Origins of the “fire within”: correlates of inflammation in U.S. children aged 3-17
Jennifer Dowd, Hunter College, City University of New York (CUNY), CUNY Institute for Demographic Research
Anna Zajacova, University of Michigan
Allison Aiello, University of Michigan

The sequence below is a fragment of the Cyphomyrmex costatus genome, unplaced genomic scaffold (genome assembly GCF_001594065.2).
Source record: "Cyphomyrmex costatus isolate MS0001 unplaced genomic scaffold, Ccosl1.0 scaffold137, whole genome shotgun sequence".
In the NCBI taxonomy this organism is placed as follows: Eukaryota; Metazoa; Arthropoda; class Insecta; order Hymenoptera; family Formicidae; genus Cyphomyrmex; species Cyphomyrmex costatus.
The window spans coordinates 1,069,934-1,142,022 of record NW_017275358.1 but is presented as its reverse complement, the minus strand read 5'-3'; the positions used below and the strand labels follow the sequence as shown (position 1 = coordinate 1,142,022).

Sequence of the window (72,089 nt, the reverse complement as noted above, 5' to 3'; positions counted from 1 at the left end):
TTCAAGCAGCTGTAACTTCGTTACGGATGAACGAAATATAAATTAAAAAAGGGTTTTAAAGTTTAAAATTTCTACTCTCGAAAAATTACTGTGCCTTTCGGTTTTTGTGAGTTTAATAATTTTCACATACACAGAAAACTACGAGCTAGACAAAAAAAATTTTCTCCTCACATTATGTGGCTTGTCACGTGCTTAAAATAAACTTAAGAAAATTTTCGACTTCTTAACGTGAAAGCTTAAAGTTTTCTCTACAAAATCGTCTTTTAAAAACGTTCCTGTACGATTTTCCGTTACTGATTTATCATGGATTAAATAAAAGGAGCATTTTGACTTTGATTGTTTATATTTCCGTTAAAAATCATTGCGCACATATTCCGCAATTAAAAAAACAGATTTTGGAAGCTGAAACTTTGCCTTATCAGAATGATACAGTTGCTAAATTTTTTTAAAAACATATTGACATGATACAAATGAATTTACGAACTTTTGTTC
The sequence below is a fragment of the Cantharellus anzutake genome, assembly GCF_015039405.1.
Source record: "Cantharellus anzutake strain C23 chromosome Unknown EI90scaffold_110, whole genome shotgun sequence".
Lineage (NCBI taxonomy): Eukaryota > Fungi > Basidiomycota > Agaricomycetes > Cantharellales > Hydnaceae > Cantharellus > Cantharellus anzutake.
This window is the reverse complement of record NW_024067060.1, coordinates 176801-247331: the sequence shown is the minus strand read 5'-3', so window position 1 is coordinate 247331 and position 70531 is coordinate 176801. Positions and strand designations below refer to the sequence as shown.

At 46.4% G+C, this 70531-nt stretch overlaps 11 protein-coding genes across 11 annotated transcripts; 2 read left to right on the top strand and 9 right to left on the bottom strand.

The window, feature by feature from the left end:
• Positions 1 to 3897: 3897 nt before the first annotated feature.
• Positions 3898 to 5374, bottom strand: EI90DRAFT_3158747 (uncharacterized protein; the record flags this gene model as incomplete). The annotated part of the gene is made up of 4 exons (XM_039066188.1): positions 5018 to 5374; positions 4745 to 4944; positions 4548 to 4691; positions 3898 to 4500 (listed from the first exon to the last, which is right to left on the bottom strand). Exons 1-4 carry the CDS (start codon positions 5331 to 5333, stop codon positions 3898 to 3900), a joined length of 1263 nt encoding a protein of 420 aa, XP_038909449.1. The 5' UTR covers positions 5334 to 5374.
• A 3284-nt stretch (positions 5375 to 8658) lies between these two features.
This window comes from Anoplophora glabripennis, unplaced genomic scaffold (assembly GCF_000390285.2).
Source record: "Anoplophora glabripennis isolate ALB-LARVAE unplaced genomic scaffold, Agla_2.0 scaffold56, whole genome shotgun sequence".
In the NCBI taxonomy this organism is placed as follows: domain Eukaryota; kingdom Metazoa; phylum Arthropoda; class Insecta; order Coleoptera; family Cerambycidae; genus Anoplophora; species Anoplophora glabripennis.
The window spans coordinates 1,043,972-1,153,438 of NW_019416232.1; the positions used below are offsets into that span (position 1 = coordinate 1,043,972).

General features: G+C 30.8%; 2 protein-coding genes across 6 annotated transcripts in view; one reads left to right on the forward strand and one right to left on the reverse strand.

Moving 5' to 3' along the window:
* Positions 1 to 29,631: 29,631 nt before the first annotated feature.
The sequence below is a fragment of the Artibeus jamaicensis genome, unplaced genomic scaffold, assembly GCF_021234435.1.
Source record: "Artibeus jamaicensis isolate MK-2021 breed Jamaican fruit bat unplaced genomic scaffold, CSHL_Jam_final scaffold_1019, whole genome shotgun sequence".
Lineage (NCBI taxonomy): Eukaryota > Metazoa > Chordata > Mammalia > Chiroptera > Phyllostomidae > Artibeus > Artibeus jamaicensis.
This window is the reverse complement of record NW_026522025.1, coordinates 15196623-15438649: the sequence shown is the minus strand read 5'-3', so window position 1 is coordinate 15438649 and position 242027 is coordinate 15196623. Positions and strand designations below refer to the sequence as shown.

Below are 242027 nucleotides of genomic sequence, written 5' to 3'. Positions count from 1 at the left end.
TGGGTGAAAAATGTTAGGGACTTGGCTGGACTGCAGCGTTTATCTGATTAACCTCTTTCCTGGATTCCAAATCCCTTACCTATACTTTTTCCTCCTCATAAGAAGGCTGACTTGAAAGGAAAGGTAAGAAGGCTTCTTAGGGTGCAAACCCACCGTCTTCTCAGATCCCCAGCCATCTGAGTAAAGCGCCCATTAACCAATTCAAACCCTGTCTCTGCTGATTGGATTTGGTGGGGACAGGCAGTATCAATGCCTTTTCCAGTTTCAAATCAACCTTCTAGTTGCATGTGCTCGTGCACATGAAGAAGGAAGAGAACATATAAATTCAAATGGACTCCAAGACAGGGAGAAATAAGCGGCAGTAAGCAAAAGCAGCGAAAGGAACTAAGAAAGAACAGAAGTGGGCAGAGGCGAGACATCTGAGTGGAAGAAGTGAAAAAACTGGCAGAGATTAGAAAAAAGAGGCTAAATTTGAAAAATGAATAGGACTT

Little is known about the factors associated with inflammation in U.S. children and whether differences in inflammation by socioeconomic factors emerge in childhood. This paper uses data from the U.S. National Health and Nutrition Examination Survey from years 1999-2004 to 1.) describe the distribution of C-reactive (CRP) protein in U.S. children ages 3-16 by age, gender, and race/ethnicity; and 2) examine the association between markers of household socioeconomic status, low birth weight, infections, household smoking, and body-mass index with high-sensitivity C-reactive protein (CRP), a marker of inflammation, in U.S. children aged 3-16. We find socioeconomic differences in CRP in U.S. children, and these differences are largely accounted for by differences in adiposity and recent illness. Mexican-American children have higher levels of CRP compared to both whites and blacks, but these differences are not easily explained by physical risk factors.